“Having Our Say: Women of Color in the 2018 Election”, a lecture by NJ Lieutenant Governor Sheila Oliver

Personal note! Living near a college (in my case, Stockton University) is an advantage. Something is always happening. In the past few weeks, I’ve attended three lectures. Unrelated to the University, I stepped out for one speaking engagement. I will blog about all of this. Stay tuned!

Institutional note! FIFTEEN years ago Stockton University initiated the Fannie Lou Hamer Human and Civil Rights Symposium. What a great program! Every Fall, a distinguished guest speaks about RIGHTS. Fannie Lou Hamer (1917–1977) was an amazing example of a person who acted to expand human rights in our country.

Now to discuss the event and the featured speaker. Sheila Oliver was preceded by about 45 minutes of music, dance, welcome and introduction. It was interesting to note which earlier civil rights leaders were mentioned in either the introductions or Ms. Oliver’s presentation:

  • Shirley Chisholm
  • Coretta Scott King
  • Angela Davis
  • Mary McLeod Bethune
  • Eleanor Roosevelt

The auditorium was dark, so my note taking was limited. Ms. Oliver pointed out that in this election cycle, many women are choosing to run outside of the two major parties. The importance of state legislatures (when the US House and Senate are polarized and paralyzed) was emphasized.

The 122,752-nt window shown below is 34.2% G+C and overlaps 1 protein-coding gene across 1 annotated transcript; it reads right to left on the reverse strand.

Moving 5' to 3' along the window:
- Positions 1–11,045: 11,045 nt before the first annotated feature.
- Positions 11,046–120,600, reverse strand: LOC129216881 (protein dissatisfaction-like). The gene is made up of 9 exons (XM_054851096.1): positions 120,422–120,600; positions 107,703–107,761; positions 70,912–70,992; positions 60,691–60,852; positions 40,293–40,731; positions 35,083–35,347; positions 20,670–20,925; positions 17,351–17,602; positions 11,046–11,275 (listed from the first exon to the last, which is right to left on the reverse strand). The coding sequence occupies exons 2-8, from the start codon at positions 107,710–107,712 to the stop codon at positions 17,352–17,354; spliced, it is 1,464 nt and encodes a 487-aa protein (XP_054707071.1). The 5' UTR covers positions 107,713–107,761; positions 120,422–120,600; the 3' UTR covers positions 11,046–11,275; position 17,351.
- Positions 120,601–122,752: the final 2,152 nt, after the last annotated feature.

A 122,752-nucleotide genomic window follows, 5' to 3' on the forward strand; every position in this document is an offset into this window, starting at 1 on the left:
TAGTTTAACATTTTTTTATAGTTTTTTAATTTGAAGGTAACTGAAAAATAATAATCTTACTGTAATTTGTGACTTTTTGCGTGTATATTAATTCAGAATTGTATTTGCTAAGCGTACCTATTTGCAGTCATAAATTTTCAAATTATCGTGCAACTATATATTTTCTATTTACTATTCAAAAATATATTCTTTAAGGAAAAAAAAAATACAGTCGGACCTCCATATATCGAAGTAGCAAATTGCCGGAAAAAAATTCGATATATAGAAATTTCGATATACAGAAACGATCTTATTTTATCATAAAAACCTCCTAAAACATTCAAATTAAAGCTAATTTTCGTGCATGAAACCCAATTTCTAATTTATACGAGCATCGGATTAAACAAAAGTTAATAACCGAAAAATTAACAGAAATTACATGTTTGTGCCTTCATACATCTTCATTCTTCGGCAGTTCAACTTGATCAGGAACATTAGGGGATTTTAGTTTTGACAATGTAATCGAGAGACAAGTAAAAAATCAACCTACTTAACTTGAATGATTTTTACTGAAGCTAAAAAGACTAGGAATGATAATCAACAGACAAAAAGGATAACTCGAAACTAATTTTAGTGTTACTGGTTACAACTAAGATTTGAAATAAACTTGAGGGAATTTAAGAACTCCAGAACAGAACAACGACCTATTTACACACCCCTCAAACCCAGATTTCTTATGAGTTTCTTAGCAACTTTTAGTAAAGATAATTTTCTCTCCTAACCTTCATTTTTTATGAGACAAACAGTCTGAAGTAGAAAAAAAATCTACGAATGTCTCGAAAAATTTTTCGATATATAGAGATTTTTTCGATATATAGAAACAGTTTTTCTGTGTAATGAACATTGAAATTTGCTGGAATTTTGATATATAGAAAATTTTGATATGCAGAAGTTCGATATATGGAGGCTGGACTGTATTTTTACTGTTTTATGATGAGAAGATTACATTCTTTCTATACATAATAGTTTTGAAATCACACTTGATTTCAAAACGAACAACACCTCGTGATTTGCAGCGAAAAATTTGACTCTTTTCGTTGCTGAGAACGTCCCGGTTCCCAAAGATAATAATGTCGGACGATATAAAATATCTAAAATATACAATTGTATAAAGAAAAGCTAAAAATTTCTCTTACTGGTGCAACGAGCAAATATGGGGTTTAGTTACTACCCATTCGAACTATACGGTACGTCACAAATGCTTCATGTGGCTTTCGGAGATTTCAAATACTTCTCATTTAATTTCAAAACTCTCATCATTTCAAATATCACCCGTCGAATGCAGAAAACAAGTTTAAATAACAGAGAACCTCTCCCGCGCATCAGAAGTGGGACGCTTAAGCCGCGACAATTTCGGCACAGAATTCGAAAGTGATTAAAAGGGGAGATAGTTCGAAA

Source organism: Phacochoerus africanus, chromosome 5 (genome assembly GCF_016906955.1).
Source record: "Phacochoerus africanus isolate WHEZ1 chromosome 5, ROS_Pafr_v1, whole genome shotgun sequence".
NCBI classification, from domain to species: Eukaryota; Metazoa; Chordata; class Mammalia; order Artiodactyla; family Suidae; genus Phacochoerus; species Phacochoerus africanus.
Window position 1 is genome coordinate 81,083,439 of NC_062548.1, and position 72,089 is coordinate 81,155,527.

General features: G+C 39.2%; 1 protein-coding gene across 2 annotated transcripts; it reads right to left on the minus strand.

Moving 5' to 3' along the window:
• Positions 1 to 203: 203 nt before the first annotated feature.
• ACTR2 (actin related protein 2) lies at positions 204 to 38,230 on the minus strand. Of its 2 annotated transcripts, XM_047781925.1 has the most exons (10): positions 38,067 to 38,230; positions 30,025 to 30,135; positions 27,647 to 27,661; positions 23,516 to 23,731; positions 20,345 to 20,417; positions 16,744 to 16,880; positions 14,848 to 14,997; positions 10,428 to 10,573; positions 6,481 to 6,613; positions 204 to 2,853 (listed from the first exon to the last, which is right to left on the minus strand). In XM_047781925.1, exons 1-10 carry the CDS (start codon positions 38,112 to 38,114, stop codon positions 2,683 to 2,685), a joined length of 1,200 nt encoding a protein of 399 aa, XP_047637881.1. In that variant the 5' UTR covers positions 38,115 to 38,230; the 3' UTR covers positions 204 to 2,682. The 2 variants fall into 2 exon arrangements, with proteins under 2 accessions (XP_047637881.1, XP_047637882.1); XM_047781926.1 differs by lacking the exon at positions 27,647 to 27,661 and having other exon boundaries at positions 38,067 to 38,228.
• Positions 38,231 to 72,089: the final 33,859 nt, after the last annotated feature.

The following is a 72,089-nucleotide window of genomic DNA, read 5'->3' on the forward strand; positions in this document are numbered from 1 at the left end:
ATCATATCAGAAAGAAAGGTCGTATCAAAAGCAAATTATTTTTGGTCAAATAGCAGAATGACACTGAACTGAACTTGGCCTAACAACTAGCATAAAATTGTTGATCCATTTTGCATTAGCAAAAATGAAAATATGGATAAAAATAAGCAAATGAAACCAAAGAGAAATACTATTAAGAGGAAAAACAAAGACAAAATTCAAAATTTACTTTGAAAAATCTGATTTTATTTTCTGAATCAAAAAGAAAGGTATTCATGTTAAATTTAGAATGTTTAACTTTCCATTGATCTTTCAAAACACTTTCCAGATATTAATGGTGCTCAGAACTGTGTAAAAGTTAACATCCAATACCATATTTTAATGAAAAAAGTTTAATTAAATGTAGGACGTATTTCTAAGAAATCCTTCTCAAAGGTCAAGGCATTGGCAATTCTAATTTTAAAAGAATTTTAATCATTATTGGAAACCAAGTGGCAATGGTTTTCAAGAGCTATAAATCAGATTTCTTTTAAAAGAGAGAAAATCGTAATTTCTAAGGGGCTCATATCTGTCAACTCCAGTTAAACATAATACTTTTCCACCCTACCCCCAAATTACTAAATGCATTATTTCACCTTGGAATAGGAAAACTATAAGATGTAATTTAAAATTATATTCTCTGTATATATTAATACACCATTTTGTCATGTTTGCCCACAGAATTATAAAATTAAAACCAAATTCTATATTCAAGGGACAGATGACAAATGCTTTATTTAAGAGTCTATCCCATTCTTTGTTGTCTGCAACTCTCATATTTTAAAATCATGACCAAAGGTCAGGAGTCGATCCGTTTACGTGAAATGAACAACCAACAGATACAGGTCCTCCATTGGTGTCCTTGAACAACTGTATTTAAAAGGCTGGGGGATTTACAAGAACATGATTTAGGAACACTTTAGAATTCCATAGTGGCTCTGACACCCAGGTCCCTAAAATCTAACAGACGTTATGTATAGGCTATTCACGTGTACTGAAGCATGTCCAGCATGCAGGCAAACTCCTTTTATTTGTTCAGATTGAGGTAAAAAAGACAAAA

I’m always curious how a leader is shaped by her education. Ms. Oliver mentioned A Tale of Two Cities (Dickens) and The Grapes of Wrath (Steinbeck) as foundational for her, and also recommended Having Our Say: The Delany Sisters’ First 100 Years, by S and E Delany.

Ms. Oliver was not long winded, but many students left before the Q/A period. Maybe shorter preliminaries would reduce this attrition?

The panel assembled for feedback and discussion was distinguished. I won’t try to cover everything said. The standout was Christabel Cruz of the Rutgers Center for American Woman and Politics. Emerging leader! She was the youngest panelist and the first (only?) speaker to address discrimination against the LGBTQ community. She is energetic and articulate and exactly the right person to reach out to millenials. After all, this event was intended to engage STUDENTS. I hope Ms. Cruz stays in New Jersey.

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